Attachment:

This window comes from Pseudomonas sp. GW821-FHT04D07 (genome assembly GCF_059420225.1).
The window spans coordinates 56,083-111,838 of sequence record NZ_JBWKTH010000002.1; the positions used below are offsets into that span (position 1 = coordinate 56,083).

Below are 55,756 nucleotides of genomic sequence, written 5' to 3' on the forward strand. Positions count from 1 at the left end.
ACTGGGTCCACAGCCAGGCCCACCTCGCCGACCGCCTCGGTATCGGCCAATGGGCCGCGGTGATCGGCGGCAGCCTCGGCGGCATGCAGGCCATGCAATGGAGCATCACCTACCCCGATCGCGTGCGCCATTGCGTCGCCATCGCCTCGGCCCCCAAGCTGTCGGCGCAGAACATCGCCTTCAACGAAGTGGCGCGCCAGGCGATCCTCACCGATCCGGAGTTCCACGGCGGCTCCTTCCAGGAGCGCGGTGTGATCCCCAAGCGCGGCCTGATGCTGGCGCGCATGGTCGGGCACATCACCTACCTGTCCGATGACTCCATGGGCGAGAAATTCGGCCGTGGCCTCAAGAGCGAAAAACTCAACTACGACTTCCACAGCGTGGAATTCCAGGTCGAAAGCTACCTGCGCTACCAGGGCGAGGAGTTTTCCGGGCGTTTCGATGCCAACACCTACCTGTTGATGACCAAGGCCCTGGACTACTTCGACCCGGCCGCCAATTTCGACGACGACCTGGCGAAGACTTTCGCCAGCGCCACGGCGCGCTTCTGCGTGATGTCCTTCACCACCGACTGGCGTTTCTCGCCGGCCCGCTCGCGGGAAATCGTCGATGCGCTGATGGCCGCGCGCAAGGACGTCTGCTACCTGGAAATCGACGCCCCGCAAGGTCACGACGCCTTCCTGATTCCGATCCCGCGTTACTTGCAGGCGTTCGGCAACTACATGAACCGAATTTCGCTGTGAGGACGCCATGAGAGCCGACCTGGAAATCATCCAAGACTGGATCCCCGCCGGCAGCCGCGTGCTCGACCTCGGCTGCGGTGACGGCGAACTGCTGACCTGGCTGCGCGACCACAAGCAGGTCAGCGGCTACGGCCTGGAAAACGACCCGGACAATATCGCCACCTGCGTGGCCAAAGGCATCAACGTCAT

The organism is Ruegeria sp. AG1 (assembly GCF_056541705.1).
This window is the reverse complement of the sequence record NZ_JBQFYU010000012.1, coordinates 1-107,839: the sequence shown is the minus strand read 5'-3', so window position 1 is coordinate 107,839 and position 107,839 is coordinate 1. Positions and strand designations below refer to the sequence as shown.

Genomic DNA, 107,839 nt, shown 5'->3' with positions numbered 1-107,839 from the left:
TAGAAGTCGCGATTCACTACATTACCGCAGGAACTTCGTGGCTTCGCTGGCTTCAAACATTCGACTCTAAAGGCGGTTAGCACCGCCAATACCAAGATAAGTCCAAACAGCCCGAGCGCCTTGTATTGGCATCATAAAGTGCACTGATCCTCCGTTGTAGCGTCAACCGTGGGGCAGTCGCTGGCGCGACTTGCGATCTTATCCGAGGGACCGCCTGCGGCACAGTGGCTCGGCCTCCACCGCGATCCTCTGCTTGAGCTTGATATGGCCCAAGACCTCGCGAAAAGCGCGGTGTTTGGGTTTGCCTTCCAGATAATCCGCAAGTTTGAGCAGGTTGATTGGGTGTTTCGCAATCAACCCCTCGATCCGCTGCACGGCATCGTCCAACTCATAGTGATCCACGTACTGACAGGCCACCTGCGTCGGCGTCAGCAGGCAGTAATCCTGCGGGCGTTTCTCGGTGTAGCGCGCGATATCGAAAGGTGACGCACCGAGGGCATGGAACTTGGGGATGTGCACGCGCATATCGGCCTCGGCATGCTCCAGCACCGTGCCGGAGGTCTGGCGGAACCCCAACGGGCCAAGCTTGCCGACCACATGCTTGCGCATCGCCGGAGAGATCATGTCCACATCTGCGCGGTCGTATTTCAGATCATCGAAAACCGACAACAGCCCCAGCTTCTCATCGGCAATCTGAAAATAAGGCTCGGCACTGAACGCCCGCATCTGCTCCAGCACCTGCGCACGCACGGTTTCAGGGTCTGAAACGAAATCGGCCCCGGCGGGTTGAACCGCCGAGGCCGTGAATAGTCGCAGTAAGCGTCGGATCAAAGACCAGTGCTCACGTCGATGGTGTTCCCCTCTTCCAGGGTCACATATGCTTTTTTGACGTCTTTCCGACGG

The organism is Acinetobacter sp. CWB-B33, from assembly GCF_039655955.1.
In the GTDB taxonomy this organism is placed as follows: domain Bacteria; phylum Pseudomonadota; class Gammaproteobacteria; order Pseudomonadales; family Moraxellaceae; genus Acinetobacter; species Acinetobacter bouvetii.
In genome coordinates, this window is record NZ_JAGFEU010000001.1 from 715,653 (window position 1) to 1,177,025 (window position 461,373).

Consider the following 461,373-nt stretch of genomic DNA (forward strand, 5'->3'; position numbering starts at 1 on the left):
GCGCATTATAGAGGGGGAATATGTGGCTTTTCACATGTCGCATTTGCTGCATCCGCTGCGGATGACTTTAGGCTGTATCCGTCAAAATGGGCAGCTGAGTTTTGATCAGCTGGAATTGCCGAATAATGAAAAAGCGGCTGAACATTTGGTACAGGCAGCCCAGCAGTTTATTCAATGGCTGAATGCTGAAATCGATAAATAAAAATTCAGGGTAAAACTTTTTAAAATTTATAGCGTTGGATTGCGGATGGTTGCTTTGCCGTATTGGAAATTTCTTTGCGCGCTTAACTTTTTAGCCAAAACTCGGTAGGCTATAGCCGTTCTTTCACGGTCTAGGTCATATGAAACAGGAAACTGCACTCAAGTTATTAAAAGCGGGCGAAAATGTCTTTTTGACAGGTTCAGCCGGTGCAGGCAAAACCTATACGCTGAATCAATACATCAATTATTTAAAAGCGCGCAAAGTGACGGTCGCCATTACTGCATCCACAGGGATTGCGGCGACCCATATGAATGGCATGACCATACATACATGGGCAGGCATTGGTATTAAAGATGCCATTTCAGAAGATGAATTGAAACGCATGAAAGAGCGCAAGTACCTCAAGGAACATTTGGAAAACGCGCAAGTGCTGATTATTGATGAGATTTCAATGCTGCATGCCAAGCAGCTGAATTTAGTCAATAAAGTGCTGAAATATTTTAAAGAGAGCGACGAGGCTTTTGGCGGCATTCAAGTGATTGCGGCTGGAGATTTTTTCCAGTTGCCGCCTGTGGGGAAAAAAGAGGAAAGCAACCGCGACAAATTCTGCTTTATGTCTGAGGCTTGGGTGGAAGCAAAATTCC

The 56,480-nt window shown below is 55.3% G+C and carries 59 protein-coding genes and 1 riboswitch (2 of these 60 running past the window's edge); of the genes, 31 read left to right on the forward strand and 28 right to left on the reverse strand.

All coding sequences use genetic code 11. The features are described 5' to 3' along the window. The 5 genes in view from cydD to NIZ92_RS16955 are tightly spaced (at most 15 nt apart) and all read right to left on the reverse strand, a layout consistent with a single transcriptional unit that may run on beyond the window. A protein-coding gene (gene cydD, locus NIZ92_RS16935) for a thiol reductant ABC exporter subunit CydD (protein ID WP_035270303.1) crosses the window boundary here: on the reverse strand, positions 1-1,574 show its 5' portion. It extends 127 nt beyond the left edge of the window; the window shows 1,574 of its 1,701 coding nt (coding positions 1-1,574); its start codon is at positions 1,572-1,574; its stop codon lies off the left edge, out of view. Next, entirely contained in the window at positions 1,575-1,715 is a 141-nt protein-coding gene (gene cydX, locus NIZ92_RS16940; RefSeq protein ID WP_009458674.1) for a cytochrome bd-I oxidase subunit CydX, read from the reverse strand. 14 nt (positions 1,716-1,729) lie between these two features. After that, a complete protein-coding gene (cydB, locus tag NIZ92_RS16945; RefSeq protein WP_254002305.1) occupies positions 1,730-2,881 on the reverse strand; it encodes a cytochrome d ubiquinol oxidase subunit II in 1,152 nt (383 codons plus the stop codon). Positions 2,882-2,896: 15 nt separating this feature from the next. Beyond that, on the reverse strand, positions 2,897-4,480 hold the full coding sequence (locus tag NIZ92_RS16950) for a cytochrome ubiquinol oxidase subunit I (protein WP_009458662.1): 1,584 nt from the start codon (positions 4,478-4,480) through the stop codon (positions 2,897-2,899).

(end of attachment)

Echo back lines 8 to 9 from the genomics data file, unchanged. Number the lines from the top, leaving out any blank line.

TAGAAGTCGCGATTCACTACATTACCGCAGGAACTTCGTGGCTTCGCTGGCTTCAAACATTCGACTCTAAAGGCGGTTAGCACCGCCAATACCAAGATAAGTCCAAACAGCCCGAGCGCCTTGTATTGGCATCATAAAGTGCACTGATCCTCCGTTGTAGCGTCAACCGTGGGGCAGTCGCTGGCGCGACTTGCGATCTTATCCGAGGGACCGCCTGCGGCACAGTGGCTCGGCCTCCACCGCGATCCTCTGCTTGAGCTTGATATGGCCCAAGACCTCGCGAAAAGCGCGGTGTTTGGGTTTGCCTTCCAGATAATCCGCAAGTTTGAGCAGGTTGATTGGGTGTTTCGCAATCAACCCCTCGATCCGCTGCACGGCATCGTCCAACTCATAGTGATCCACGTACTGACAGGCCACCTGCGTCGGCGTCAGCAGGCAGTAATCCTGCGGGCGTTTCTCGGTGTAGCGCGCGATATCGAAAGGTGACGCACCGAGGGCATGGAACTTGGGGATGTGCACGCGCATATCGGCCTCGGCATGCTCCAGCACCGTGCCGGAGGTCTGGCGGAACCCCAACGGGCCAAGCTTGCCGACCACATGCTTGCGCATCGCCGGAGAGATCATGTCCACATCTGCGCGGTCGTATTTCAGATCATCGAAAACCGACAACAGCCCCAGCTTCTCATCGGCAATCTGAAAATAAGGCTCGGCACTGAACGCCCGCATCTGCTCCAGCACCTGCGCACGCACGGTTTCAGGGTCTGAAACGAAATCGGCCCCGGCGGGTTGAACCGCCGAGGCCGTGAATAGTCGCAGTAAGCGTCGGATCAAAGACCAGTGCTCACGTCGATGGTGTTCCCCTCTTCCAGGGTCACATATGCTTTTTTGACGTCTTTCCGACGG

The organism is Acinetobacter sp. CWB-B33, from assembly GCF_039655955.1.